The Faith of Rahab

The Old Testament Book of Joshua gives us the story of the prostitute Rahab, who lived in the city of Jericho. God had given this pagan city over to the Israelites, and after winning the Battle of Jericho, the children of Israel would finally begin to live in the Promised Land. God had commanded the Israelites to burn the entire city and everything in it. Rahab’s life, and that of her family, was spared because of the great faith of this woman. At first glance, this seems an unlikely ending for this woman, but God has always used people of faith to help carry out His purposes.

Scripture does not tell us how Rahab came to be a prostitute, it could have been the only way that she could have provided for herself and her family. The Bible does not seem to judge her for this questionable career choice, instead it reminds us several times that it was her faith in Israel’s God, that made her remarkable.

If you had met Rahab before her encounter with the two men sent to “spy”  out the land of Jericho, you probably would have written her off as someone that would never know God. In her own pagan society, her social status was very low and she was not regarded as someone of any importance. It was her faith in a God that she had only heard stories about that completely changed her life. Maybe Rahab was so tired of the life she was living, she knew that trusting in a God who had performed many miraculous signs was the only way out of this kind of lifestyle.

The two “spies” managed to get into the walled fortress of Jericho and they came upon Rahab’s house, which was part of the city wall. Her house provided an excellent location for the two men to assess this city’s defense system. Scripture tells us that the presence of the spies was detected almost as soon as they had entered Rahab’s house. Rahab was faced with a choice, turn the foreign spies in and possibly receive a monetary reward, or “lie” and hide the spies, and hopefully spare the lives of herself and her family. If the king of Jericho found out that she was lying to him, Rahab and her family would probably not survive anyway.

Rahab lied to the king’s messengers and sent them off in a different direction. She then gave instructions to the two spies on how to evade the king’s men and return to the Israelite camp on the other side of the Jordan River. The men made an oath with Rahab and told her to tie a scarlet cord in the window of her home, which would be a signal to the Israelites to not harm anyone in that house. Rahab saved herself and her family from destruction and death, as the entire city of Jericho was burned and everyone else was put to death.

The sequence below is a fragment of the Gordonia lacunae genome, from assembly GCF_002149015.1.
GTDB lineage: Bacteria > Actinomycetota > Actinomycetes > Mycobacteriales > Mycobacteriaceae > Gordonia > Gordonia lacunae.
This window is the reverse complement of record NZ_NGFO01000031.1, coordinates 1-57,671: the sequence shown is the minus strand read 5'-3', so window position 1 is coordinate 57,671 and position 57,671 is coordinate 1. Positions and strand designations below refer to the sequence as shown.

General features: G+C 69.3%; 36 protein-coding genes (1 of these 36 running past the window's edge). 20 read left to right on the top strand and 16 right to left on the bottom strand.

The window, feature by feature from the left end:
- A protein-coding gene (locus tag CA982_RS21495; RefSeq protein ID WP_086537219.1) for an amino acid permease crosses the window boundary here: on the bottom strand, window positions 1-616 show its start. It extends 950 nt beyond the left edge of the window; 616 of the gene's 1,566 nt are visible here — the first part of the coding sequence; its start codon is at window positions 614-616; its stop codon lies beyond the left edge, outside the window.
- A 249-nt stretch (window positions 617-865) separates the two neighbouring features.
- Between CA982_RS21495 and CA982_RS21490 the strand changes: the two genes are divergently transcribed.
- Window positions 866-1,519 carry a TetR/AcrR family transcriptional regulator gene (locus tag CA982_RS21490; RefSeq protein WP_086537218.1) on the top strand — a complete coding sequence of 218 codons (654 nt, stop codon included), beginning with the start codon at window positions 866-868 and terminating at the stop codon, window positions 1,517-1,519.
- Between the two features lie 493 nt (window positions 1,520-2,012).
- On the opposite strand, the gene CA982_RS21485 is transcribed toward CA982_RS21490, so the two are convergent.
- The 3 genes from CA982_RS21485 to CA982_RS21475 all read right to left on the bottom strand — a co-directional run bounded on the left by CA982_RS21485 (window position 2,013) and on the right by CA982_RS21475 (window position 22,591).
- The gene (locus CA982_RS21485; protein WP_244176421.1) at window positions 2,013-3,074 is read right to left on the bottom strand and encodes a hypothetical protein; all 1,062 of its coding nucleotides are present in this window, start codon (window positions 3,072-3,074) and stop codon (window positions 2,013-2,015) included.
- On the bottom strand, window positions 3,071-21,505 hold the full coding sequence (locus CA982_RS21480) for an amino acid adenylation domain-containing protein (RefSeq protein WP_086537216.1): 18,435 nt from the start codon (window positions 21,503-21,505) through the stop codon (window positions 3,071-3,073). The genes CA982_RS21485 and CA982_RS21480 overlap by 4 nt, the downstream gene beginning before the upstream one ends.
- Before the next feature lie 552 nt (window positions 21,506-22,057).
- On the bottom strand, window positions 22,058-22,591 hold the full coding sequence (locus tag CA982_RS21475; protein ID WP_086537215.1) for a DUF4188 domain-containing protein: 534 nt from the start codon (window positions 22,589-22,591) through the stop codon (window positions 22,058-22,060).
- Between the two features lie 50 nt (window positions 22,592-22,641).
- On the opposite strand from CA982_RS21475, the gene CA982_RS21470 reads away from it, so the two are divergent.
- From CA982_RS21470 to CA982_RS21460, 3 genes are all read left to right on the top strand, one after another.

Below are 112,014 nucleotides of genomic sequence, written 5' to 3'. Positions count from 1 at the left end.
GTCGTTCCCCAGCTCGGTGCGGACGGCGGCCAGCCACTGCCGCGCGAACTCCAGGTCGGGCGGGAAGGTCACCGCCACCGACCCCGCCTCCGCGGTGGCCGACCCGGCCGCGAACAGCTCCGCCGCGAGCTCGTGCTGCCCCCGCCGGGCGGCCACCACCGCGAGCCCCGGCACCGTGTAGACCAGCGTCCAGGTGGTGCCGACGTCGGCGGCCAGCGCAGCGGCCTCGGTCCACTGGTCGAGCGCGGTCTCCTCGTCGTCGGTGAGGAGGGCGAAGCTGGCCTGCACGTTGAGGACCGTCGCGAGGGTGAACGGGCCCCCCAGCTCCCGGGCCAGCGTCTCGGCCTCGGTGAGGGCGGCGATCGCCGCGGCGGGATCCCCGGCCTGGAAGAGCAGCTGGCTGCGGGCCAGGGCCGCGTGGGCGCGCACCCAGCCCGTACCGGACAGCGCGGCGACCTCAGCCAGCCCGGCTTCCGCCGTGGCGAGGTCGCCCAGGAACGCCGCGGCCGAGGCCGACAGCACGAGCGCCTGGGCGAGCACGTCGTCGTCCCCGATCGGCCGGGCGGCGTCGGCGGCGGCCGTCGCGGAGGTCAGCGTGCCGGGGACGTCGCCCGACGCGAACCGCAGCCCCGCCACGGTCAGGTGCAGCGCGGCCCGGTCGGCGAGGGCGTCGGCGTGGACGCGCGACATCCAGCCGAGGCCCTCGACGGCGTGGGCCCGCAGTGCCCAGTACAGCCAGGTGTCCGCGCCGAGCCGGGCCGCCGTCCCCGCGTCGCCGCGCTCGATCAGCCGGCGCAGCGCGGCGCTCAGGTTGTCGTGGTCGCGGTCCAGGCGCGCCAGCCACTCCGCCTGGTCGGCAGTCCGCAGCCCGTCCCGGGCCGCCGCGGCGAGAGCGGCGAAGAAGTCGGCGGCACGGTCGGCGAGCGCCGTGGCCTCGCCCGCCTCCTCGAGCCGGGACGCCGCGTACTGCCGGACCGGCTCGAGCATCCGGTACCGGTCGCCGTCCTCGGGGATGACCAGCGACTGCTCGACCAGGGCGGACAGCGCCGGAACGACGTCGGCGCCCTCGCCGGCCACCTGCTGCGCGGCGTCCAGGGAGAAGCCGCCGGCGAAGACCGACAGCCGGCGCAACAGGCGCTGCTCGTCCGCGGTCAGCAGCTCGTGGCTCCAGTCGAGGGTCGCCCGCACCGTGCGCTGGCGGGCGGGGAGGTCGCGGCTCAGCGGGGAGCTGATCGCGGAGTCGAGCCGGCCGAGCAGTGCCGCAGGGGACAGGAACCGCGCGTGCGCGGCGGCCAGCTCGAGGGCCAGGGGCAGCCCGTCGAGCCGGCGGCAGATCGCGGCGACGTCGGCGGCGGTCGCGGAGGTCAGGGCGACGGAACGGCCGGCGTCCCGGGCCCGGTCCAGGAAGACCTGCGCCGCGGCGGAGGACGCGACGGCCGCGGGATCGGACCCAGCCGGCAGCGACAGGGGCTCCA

Many biblical commentators don’t know what to do with Rahab’s “lie.” The Bible does not either condone or condemn her lie, rather it recognizes or points to the great faith of Rahab. Rahab, the prostitute, is mentioned in the Gospel of Matthew, chapter 1, in the genealogy of Jesus (Rahab was the mother of Boaz, the great-grandfather of King David.) She is also listed among the “heroes of faith”, in the book of Hebrews. Hebrews 11:31: By faith, the prostitute Rahab, because she welcomed the spies, was not killed with those who were disobedient. The book of James (2:25) also recognizes the faith of this woman: In the same way, was not even Rahab the prostitute considered righteous for what she did when she gave lodging to the spies and sent them off in a different direction?”

Like all of us, Rahab did not lead a perfect life, she had her many faults. She is pointed out however, as someone who had faith and who also acted upon that faith. Her faith is what scripture points to and holds up to us as an example for each of us today. Her story reminds us not to give up on people or to “judge” them for what we perceive them to be. God can redeem and use anyone who is willing to follow Him in faith.

The “heroes of faith” in the book of Hebrews lists Rahab among those who faithfully answered God’s call. In the book of Hebrews, chapter 11, we find the names of those who are listed as people of great faith. Hebrews 11:1-2 reminds us that “faith is being sure of what we hope for and certain of what we do not see. This is what the ancients were commended for.”

I encourage you to read the story of Rahab from the Old Testament Book of Joshua, chapter 2.

 

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